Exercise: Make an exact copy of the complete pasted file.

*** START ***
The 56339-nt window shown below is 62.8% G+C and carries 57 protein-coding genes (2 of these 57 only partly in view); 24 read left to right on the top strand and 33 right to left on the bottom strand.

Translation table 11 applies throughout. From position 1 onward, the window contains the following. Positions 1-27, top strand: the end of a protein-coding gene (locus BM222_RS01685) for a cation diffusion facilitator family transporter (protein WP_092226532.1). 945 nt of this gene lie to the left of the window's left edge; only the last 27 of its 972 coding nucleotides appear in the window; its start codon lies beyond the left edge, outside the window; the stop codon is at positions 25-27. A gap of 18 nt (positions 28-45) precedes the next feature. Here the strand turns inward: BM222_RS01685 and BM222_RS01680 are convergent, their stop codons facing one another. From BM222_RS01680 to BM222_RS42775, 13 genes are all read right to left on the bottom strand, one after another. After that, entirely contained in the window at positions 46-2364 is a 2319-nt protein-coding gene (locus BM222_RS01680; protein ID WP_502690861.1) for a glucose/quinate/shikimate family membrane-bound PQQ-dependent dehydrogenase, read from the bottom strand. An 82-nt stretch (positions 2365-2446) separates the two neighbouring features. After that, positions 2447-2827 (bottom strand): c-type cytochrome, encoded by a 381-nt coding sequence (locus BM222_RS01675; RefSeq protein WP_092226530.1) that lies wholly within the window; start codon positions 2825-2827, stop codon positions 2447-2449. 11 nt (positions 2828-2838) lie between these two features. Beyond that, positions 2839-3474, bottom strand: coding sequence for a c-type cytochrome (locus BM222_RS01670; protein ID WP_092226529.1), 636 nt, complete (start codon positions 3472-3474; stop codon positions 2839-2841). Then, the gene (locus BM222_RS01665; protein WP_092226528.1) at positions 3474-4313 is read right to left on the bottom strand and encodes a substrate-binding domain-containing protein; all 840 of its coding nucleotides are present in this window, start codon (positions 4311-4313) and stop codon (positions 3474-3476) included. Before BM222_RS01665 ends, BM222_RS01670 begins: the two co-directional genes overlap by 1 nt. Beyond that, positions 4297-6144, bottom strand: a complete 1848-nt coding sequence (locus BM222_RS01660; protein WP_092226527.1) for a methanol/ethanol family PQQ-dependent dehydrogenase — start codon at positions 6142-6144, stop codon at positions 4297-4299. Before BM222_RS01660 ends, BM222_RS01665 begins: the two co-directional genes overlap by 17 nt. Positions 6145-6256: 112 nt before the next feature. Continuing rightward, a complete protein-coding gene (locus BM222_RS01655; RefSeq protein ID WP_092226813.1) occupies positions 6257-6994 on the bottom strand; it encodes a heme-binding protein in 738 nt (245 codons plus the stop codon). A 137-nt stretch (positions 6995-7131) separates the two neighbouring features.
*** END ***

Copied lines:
The 56339-nt window shown below is 62.8% G+C and carries 57 protein-coding genes (2 of these 57 only partly in view); 24 read left to right on the top strand and 33 right to left on the bottom strand.

Translation table 11 applies throughout. From position 1 onward, the window contains the following. Positions 1-27, top strand: the end of a protein-coding gene (locus BM222_RS01685) for a cation diffusion facilitator family transporter (protein WP_092226532.1). 945 nt of this gene lie to the left of the window's left edge; only the last 27 of its 972 coding nucleotides appear in the window; its start codon lies beyond the left edge, outside the window; the stop codon is at positions 25-27. A gap of 18 nt (positions 28-45) precedes the next feature. Here the strand turns inward: BM222_RS01685 and BM222_RS01680 are convergent, their stop codons facing one another. From BM222_RS01680 to BM222_RS42775, 13 genes are all read right to left on the bottom strand, one after another. After that, entirely contained in the window at positions 46-2364 is a 2319-nt protein-coding gene (locus BM222_RS01680; protein ID WP_502690861.1) for a glucose/quinate/shikimate family membrane-bound PQQ-dependent dehydrogenase, read from the bottom strand. An 82-nt stretch (positions 2365-2446) separates the two neighbouring features. After that, positions 2447-2827 (bottom strand): c-type cytochrome, encoded by a 381-nt coding sequence (locus BM222_RS01675; RefSeq protein WP_092226530.1) that lies wholly within the window; start codon positions 2825-2827, stop codon positions 2447-2449. 11 nt (positions 2828-2838) lie between these two features. Beyond that, positions 2839-3474, bottom strand: coding sequence for a c-type cytochrome (locus BM222_RS01670; protein ID WP_092226529.1), 636 nt, complete (start codon positions 3472-3474; stop codon positions 2839-2841). Then, the gene (locus BM222_RS01665; protein WP_092226528.1) at positions 3474-4313 is read right to left on the bottom strand and encodes a substrate-binding domain-containing protein; all 840 of its coding nucleotides are present in this window, start codon (positions 4311-4313) and stop codon (positions 3474-3476) included. Before BM222_RS01665 ends, BM222_RS01670 begins: the two co-directional genes overlap by 1 nt. Beyond that, positions 4297-6144, bottom strand: a complete 1848-nt coding sequence (locus BM222_RS01660; protein WP_092226527.1) for a methanol/ethanol family PQQ-dependent dehydrogenase — start codon at positions 6142-6144, stop codon at positions 4297-4299. Before BM222_RS01660 ends, BM222_RS01665 begins: the two co-directional genes overlap by 17 nt. Positions 6145-6256: 112 nt before the next feature. Continuing rightward, a complete protein-coding gene (locus BM222_RS01655; RefSeq protein ID WP_092226813.1) occupies positions 6257-6994 on the bottom strand; it encodes a heme-binding protein in 738 nt (245 codons plus the stop codon). A 137-nt stretch (positions 6995-7131) separates the two neighbouring features.